Marina Litvinenko calls for public inquiry into Skripal poisonings

Marina Litvinenko calls for public inquiry into Skripal poisonings

Marina Litvinenko. Image: Getty

Friday, October 26, 2018

The widow of murdered former Russian spy Alexander Litvinenko has called for a public inquiry into the poisoning of Sergei and Yulia Skripal. 

Marina Litvinenko said an inquiry should be opened into the Salisbury case as lessons have not been learned from her own husband's murder.

Asked whether there should be a public inquiry into the Skripal affair, Mrs Litvinenko told talkRADIO: "I'm sure, yes, because the public has to know what this investigation achieved and all information has to be provided.

"Because it would still be some kind of secret. But I believe secrets need to be stopped.

"People need to understand what happened. And this might prevent a future attempt."


'Were the lessons of Litvinenko learned?'

CCTV of the two men suspected of poisoning Sergei Skripal. Image: Metropolitan Police/PA

Asked for her reaction to the Skripal poisioning, Mrs Litvinenko said: "Of course it was a shock because after what we achieved in 2016 after the public inquiry report was released, and particularly after meeting Theresa May and her words: 'we will do everything (to ensure) such a crime will never happen again on British soil'.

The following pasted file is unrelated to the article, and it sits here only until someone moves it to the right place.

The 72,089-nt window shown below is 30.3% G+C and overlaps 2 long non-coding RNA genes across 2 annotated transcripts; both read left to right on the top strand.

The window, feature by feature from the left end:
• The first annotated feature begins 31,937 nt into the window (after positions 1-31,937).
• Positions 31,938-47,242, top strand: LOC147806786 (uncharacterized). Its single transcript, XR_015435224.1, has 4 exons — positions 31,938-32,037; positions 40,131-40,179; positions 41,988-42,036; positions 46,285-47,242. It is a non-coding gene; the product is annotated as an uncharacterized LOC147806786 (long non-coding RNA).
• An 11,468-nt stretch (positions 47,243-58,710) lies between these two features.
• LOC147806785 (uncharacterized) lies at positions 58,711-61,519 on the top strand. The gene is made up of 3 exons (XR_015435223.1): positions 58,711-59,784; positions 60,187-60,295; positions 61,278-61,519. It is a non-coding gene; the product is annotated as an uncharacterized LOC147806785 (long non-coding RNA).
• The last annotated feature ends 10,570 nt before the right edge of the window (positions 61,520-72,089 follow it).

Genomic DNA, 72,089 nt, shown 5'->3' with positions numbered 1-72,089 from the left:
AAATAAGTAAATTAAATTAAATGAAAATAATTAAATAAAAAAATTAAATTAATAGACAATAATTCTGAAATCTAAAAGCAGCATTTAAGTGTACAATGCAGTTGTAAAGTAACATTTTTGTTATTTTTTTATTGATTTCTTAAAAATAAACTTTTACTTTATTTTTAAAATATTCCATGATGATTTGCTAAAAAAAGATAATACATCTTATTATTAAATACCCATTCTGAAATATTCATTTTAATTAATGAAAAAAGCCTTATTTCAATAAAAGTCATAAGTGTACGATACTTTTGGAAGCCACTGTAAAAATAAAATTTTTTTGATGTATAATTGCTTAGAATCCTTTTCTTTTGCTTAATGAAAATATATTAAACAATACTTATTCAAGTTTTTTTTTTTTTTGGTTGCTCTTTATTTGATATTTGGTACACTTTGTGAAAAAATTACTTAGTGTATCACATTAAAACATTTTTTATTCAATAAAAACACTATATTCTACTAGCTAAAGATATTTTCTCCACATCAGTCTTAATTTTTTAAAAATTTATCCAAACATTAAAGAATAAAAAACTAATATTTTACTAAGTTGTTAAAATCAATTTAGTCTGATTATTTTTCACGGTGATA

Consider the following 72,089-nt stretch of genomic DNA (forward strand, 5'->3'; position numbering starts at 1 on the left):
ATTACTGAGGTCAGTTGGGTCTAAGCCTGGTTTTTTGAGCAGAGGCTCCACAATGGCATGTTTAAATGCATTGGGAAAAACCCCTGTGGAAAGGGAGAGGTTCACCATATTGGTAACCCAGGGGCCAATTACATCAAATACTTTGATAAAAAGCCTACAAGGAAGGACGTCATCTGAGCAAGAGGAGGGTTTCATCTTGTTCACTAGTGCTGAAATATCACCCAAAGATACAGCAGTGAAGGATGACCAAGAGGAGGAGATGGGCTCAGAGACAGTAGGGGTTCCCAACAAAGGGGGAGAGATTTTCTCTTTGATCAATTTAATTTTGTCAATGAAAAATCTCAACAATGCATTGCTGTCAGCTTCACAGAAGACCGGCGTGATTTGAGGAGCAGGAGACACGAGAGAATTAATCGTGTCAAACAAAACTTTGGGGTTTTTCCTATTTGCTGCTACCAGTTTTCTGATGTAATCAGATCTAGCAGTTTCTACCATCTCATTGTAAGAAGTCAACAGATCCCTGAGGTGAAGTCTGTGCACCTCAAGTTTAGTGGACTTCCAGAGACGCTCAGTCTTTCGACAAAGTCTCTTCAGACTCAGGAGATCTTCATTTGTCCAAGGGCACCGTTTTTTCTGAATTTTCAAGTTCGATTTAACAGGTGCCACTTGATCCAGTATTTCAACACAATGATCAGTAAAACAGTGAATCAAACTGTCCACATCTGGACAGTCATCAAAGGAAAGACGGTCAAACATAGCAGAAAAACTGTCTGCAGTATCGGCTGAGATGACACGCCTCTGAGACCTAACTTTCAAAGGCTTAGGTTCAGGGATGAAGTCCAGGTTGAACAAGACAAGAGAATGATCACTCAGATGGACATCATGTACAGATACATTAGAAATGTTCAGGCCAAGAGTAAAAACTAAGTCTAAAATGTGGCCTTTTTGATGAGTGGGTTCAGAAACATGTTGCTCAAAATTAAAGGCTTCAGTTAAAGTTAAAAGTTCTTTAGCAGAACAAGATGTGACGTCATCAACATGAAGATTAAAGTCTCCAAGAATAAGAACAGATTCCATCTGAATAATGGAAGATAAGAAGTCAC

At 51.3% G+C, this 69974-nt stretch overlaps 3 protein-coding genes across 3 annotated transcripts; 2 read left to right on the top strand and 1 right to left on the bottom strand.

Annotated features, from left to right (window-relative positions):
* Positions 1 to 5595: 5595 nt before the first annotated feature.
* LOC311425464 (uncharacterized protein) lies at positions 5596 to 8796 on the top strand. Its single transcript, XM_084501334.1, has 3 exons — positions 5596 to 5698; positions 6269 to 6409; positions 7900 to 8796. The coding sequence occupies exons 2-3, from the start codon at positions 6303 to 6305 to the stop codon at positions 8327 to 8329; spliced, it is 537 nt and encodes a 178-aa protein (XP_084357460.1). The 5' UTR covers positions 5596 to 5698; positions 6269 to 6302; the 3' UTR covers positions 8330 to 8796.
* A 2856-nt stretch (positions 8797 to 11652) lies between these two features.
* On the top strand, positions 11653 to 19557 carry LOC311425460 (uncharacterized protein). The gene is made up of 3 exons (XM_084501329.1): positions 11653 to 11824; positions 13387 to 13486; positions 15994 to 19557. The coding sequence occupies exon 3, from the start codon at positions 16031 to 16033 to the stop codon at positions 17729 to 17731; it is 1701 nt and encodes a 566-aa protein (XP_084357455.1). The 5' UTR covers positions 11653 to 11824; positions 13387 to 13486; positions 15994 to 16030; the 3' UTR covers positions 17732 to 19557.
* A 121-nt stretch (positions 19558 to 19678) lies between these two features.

"But when I received this news I realised something had happened again.

"The next question was: 'was enough done? Were the lessons of the Litvineko case learned?'

"And after that I realised it was not."


'Deliberately poisoned'

The 2006 murder of Mrs Litvinenko's husband was the subject of a public inquiry which concluded in 2016. 

Former High Court Judge Sir Robert Owen produced a 300 page report that found Mr Litvinenko's death was 'probably' approved by Russian president Vladimir Putin.  

Mt Litvinenko died in London from acute radiation syndrome three weeks after drinking tea containing polonium-210 at a Mayfair bar.

The inquiry report found that Mr Litvinenko has been deliberately poisoned by Andrei Lugovoi and Dmitry Kovtun.

Prime Minister Theresa May, who was Home Secretary at the time, initially refused requests to hold a public inquiry into Mr Litvinenko's death. She later relented.


'The public deserve to know'

Dr Andrew Foxall, Director of the Russia and Eurasia Studies Centre at the Henry Jackson Society, said: “It is only right that there should be a public inquiry into the poisoning of Sergei and Yulia Skripal, as well as the murder of Dawn Sturgess. 

"The British public deserve to know how, twelve years after the murder of Alexander Litvinenko, two serving Russian military intelligence officers were able to enter the country undetected and carry out an attack with a proscribed chemical weapon in broad daylight.”

Ms Litvinenko spoke earlier this week at a Henry Jackson Society event in Parliament. 

She told the audience: "Propaganda can be as toxic a weapon as Polonium and Novichok when used to undermine democracies."

She spoke alongside Russian dissident Alexander Goldfarb, a friend of Mr Litvinenko.

He is suing two Russian television channels in the United States and has launched a crowdfunding website 'Stop Russian Lies'.